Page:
A mixed bag sounds like damning the Lusso T with faint praise, if only for the simple fact that the bar is set so damn high. Certainly there can be no qualms about performance, the GTC still feeling tremendously, shockingly fast even in the world of the 600hp 5 Series; more than that it's exciting, too, the performance building and building in a manner unfamiliar to most turbocharged engines, rewarding you for eking out as many revs as you dare. As always the engine is paired to a totally flawless dual-clutch transmission, and will happily sit at far fewer revs (with the manettino turned left) when your driving needs to be more docile.

Is the fact a turbocharged V8 doesn't sound as fabulous as an atmospheric V12 really a valid criticism? Probably not, although if you're spending £200,000 on a car you're entitled to expect the very best. 'Fascinating' best describes that V8, an intriguing combination of gurgling turbos and race car scream that's really like nothing else. It's not the classic, V8 rumble that you might expect from a GT, although the GTC really isn't what you might expect of a regular grand tourer... Hand on heart we'd probably still have the V12... just, which is kind of where the Lusso T's problem lies.

It's an utterly fabulous car, be in no doubt: more capable than anything similar you care to think of, more desirable and more exciting. Despite the size it really is something you can feel comfortable in at any speed, and enjoy at any speed too (even if that is 38mph behind that bloody Astra). As an object, as a driver's car and as a Ferrari, the GTC4 Lusso T should be considered a success; it's simply that the V12 fulfils those criteria even more emphatically, sufficiently more so to justify its £30k premium. While Ferrari must be applauded for broadening the GTC's scope for other markets without diluting its appeal, the V12 should be celebrated and embraced for as long as possible. The V8 is a superb understudy, mirroring the talents of the existing model while also adding that rear-wheel drive dimension, but the V12 remains the pick of a fairly sensational pair.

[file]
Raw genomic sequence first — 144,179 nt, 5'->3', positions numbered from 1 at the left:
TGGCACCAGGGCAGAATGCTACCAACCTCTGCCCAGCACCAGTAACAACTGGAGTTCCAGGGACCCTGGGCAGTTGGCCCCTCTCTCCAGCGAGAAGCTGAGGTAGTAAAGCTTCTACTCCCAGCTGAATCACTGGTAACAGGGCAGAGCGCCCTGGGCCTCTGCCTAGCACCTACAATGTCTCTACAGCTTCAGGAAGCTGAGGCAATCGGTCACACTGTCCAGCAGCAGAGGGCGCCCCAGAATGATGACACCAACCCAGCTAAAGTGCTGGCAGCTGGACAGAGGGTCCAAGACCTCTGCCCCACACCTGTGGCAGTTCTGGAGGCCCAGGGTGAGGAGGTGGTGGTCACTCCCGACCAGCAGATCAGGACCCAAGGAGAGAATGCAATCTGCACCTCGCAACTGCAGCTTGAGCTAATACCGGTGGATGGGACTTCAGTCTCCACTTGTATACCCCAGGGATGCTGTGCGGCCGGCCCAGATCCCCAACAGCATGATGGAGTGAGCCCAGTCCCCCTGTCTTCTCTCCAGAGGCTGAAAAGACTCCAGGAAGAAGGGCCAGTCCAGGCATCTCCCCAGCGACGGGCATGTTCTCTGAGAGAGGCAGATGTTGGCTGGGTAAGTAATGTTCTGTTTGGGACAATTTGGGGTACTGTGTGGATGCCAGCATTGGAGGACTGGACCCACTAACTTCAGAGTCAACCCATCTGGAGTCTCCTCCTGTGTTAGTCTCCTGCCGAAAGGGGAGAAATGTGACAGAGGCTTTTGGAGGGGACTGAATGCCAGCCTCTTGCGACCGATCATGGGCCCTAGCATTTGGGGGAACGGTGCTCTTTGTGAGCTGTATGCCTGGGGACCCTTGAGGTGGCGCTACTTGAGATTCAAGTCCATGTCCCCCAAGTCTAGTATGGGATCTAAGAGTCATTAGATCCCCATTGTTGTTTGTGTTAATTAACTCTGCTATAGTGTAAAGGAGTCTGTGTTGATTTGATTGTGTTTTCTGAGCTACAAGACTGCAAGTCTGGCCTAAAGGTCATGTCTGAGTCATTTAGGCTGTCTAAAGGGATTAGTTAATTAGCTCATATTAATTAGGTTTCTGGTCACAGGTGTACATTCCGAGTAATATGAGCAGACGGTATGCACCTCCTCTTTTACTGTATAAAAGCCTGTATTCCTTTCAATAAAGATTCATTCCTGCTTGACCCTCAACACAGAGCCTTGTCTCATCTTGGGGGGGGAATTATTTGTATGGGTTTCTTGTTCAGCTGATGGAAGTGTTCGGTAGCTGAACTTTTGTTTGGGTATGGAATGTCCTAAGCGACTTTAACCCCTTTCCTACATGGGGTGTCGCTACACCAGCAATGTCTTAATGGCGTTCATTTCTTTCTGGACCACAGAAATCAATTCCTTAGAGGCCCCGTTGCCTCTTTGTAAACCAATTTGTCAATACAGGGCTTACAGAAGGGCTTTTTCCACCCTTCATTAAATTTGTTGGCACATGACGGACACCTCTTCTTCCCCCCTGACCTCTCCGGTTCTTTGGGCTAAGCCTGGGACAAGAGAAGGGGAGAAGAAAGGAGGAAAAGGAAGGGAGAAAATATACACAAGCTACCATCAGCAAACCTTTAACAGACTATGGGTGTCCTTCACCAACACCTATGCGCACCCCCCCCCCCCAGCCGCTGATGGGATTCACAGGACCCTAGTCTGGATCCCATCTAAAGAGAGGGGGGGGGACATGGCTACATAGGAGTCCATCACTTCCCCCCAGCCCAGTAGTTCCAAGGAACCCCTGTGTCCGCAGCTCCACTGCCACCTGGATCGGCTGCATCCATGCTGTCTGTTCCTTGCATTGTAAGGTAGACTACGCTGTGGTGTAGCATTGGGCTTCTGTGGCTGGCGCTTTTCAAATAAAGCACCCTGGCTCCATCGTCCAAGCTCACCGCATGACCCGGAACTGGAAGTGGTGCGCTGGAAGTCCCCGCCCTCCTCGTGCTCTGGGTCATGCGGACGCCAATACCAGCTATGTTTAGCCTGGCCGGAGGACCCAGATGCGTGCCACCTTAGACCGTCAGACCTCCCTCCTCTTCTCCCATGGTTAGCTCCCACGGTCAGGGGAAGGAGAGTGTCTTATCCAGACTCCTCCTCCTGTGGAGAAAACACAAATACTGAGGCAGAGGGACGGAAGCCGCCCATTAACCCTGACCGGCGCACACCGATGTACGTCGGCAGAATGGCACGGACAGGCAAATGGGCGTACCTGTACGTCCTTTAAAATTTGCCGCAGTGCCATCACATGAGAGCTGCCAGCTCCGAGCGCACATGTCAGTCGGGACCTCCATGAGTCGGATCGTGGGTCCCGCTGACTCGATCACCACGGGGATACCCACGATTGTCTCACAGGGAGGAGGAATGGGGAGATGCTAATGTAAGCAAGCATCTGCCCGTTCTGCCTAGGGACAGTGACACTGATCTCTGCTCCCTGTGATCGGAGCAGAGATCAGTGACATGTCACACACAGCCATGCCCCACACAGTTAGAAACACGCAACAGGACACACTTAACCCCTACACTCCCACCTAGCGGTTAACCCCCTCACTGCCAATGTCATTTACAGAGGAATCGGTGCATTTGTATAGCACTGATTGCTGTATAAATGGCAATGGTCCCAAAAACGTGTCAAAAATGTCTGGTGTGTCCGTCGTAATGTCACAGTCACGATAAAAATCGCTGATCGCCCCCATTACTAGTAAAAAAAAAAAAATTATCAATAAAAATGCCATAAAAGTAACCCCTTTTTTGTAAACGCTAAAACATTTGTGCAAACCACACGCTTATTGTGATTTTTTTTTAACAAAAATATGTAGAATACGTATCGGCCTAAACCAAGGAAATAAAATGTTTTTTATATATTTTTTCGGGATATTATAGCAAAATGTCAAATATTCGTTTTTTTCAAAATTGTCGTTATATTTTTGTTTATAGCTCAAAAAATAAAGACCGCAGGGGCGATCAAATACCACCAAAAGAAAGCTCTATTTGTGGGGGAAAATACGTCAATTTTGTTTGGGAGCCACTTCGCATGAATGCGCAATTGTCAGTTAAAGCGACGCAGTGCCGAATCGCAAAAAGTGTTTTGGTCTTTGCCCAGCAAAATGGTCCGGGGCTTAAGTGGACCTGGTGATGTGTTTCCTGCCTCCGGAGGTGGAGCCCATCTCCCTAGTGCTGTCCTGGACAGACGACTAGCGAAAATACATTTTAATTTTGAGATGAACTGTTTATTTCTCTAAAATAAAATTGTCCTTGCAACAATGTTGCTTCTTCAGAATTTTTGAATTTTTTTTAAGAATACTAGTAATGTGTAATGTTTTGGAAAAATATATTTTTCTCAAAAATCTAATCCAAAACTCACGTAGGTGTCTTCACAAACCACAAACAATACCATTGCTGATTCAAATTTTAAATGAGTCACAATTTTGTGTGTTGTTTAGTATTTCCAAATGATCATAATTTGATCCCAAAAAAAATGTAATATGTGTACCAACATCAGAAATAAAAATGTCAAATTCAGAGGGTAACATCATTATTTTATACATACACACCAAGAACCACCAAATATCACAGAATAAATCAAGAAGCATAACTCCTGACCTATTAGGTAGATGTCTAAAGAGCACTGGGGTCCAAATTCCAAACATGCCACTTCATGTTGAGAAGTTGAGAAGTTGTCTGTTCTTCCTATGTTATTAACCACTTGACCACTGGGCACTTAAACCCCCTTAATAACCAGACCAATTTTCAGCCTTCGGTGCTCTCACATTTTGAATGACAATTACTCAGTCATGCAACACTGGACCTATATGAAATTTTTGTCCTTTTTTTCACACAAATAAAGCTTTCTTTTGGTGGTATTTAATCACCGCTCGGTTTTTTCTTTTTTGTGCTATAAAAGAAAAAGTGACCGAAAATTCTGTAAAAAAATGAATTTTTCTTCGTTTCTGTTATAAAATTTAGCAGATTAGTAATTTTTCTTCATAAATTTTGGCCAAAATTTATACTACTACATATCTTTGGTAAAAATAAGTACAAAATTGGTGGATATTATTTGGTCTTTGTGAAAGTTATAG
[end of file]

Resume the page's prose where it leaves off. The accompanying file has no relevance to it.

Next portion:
Engine: 3,855cc, twin-turbocharged V8
Transmission: seven-speed dual-clutch automatic, rear-wheel drive
Power (hp): 610@7,500rpm
Torque (lb ft): 561@3,000-5,250rpm
0-62mph: 3.5sec
Top speed: 200mph+
Weight: 1,865kg
MPG: 24.4
CO2: 265g/km
Price: £199,285







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Comments (60) Join the discussion on the forum

  • xjay1337 17 Feb 2018

    Not the best colour but the car looks really on point.

  • bloomen 17 Feb 2018

    Why does it have to be so huuuuuge?

    Something like this that was in the same ballpark size wise as a Scirocco or something would be the world's most desirable everyday car. When it's this magnitude it's just not usable enough especially in Lilliputian Britain.

  • xjay1337 17 Feb 2018

    bloomen said:
    Why does it have to be so huuuuuge?

    Something like this that was in the same ballpark size wise as a Scirocco or something would be the world's most desirable everyday car. When it's this magnitude it's just not usable enough especially in Lilliputian Britain.
    I can see your point.

    But would you spend say £120k on a car the same size as a hatch back?

  • bloomen 17 Feb 2018

    xjay1337 said:
    I can see your point.

    But would you spend say £120k on a car the same size as a hatch back?
    Absolutely. That would probably seal the sale for me. And a Scirocco is not really a small car by any means.

    I had a good look over a Nissan Gtr a while back. I rejected the idea mainly because of the ridiculous bloat. I can't park it comfortably anywhere and it'll barely fit down most of the roads I bomb down.

  • tubs 17 Feb 2018

    Does it come in Black..........